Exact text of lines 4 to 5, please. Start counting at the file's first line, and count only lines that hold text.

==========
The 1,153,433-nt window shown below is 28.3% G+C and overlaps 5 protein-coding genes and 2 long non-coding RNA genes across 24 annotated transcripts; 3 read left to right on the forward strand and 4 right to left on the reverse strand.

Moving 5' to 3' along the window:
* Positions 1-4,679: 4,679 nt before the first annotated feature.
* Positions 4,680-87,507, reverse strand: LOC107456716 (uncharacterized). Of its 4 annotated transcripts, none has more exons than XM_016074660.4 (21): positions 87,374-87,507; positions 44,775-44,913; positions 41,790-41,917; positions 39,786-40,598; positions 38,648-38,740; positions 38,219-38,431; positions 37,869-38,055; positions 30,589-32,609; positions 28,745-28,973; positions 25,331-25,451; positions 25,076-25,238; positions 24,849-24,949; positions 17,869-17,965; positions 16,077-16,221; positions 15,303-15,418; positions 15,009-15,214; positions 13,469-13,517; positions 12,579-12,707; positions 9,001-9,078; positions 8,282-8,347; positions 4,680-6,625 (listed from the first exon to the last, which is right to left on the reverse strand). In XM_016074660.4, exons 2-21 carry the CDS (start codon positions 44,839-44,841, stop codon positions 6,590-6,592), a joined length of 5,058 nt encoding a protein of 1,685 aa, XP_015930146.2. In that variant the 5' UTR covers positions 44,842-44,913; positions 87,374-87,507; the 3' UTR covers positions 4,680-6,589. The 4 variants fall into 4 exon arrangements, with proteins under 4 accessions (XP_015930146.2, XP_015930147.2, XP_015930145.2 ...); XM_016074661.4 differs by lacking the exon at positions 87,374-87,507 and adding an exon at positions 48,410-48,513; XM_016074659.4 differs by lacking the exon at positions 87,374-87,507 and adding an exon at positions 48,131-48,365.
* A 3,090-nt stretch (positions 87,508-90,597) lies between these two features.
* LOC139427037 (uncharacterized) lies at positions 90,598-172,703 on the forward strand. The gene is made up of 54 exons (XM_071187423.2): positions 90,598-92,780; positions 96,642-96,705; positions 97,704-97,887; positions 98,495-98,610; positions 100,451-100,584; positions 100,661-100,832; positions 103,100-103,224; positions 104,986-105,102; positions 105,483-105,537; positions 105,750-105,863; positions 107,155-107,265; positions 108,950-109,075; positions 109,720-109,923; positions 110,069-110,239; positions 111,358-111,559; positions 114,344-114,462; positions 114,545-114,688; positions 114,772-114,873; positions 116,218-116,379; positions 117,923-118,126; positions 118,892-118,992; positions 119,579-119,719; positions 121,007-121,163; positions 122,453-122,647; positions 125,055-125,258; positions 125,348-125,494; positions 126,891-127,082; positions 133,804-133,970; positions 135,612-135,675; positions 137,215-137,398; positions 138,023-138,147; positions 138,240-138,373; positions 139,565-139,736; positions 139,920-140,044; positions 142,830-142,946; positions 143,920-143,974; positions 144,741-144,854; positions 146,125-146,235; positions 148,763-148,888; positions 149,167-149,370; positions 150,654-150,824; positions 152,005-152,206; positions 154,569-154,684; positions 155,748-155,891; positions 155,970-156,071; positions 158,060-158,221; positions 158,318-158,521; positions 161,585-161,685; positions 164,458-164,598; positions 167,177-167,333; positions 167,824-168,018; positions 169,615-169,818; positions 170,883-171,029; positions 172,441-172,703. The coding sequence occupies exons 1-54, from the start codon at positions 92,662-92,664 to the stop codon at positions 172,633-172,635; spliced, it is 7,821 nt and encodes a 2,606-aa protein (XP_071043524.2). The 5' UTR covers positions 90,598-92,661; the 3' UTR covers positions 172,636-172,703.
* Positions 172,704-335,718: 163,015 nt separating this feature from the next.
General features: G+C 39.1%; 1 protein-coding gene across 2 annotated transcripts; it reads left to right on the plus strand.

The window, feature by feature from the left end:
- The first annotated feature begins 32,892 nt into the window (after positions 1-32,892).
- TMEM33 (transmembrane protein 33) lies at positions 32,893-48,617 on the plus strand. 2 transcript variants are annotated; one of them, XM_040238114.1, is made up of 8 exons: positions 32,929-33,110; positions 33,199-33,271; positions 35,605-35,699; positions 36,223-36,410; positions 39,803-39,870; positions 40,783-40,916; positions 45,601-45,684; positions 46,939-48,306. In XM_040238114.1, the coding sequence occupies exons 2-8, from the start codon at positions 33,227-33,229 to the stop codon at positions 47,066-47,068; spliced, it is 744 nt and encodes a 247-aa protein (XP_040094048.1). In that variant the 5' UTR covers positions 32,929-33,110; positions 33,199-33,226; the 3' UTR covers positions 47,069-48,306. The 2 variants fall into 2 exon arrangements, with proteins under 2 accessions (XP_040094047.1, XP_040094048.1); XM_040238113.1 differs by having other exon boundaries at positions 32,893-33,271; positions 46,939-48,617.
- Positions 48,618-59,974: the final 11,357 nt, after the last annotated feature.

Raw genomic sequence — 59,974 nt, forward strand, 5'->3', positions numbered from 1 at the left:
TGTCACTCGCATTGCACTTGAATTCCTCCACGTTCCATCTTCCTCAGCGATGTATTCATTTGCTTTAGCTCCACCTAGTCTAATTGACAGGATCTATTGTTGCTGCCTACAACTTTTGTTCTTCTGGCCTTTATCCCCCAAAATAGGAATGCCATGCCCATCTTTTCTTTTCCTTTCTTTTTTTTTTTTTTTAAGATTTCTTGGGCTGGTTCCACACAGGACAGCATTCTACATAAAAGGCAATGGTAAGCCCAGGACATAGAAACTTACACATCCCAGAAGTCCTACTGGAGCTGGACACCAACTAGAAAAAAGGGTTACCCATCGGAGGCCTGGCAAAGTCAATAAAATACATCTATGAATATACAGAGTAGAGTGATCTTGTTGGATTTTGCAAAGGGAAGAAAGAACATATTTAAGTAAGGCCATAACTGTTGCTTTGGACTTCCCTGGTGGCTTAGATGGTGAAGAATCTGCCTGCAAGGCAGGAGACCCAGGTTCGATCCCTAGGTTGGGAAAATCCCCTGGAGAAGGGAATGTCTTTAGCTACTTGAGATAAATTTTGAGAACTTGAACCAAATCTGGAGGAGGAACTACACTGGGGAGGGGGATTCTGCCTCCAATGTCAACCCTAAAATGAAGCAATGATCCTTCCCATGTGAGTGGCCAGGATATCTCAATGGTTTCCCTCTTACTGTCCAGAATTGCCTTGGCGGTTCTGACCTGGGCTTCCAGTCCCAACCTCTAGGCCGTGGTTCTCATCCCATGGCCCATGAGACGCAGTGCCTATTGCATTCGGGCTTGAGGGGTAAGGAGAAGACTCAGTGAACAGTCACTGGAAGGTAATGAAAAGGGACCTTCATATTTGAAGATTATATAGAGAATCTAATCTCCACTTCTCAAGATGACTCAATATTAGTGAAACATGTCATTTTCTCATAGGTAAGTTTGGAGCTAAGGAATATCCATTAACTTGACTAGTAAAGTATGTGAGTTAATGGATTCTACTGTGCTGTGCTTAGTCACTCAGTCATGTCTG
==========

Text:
* Positions 4,680-87,507, reverse strand: LOC107456716 (uncharacterized). Of its 4 annotated transcripts, none has more exons than XM_016074660.4 (21): positions 87,374-87,507; positions 44,775-44,913; positions 41,790-41,917; positions 39,786-40,598; positions 38,648-38,740; positions 38,219-38,431; positions 37,869-38,055; positions 30,589-32,609; positions 28,745-28,973; positions 25,331-25,451; positions 25,076-25,238; positions 24,849-24,949; positions 17,869-17,965; positions 16,077-16,221; positions 15,303-15,418; positions 15,009-15,214; positions 13,469-13,517; positions 12,579-12,707; positions 9,001-9,078; positions 8,282-8,347; positions 4,680-6,625 (listed from the first exon to the last, which is right to left on the reverse strand). In XM_016074660.4, exons 2-21 carry the CDS (start codon positions 44,839-44,841, stop codon positions 6,590-6,592), a joined length of 5,058 nt encoding a protein of 1,685 aa, XP_015930146.2. In that variant the 5' UTR covers positions 44,842-44,913; positions 87,374-87,507; the 3' UTR covers positions 4,680-6,589. The 4 variants fall into 4 exon arrangements, with proteins under 4 accessions (XP_015930146.2, XP_015930147.2, XP_015930145.2 ...); XM_016074661.4 differs by lacking the exon at positions 87,374-87,507 and adding an exon at positions 48,410-48,513; XM_016074659.4 differs by lacking the exon at positions 87,374-87,507 and adding an exon at positions 48,131-48,365.
* A 3,090-nt stretch (positions 87,508-90,597) lies between these two features.